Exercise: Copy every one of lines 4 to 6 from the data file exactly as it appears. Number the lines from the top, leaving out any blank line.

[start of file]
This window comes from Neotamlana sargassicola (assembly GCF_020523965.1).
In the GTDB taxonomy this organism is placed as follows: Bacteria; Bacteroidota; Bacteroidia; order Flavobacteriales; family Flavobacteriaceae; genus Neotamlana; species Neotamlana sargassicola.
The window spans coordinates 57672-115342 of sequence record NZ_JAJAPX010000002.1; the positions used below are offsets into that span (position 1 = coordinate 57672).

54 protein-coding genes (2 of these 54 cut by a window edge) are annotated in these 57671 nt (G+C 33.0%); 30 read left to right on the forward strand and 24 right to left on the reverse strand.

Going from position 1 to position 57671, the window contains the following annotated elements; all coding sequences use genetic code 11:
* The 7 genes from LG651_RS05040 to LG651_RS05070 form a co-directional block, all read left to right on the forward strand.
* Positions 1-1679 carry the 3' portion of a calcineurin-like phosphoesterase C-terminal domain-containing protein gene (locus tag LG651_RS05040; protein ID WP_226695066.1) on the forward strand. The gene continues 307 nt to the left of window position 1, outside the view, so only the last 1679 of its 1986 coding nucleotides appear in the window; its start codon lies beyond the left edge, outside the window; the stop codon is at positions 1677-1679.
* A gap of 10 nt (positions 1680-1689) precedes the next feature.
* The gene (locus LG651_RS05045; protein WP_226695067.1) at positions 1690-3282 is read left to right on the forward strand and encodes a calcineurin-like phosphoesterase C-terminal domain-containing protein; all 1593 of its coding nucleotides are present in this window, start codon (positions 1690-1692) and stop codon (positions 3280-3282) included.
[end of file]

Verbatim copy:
54 protein-coding genes (2 of these 54 cut by a window edge) are annotated in these 57671 nt (G+C 33.0%); 30 read left to right on the forward strand and 24 right to left on the reverse strand.

Going from position 1 to position 57671, the window contains the following annotated elements; all coding sequences use genetic code 11:
* The 7 genes from LG651_RS05040 to LG651_RS05070 form a co-directional block, all read left to right on the forward strand.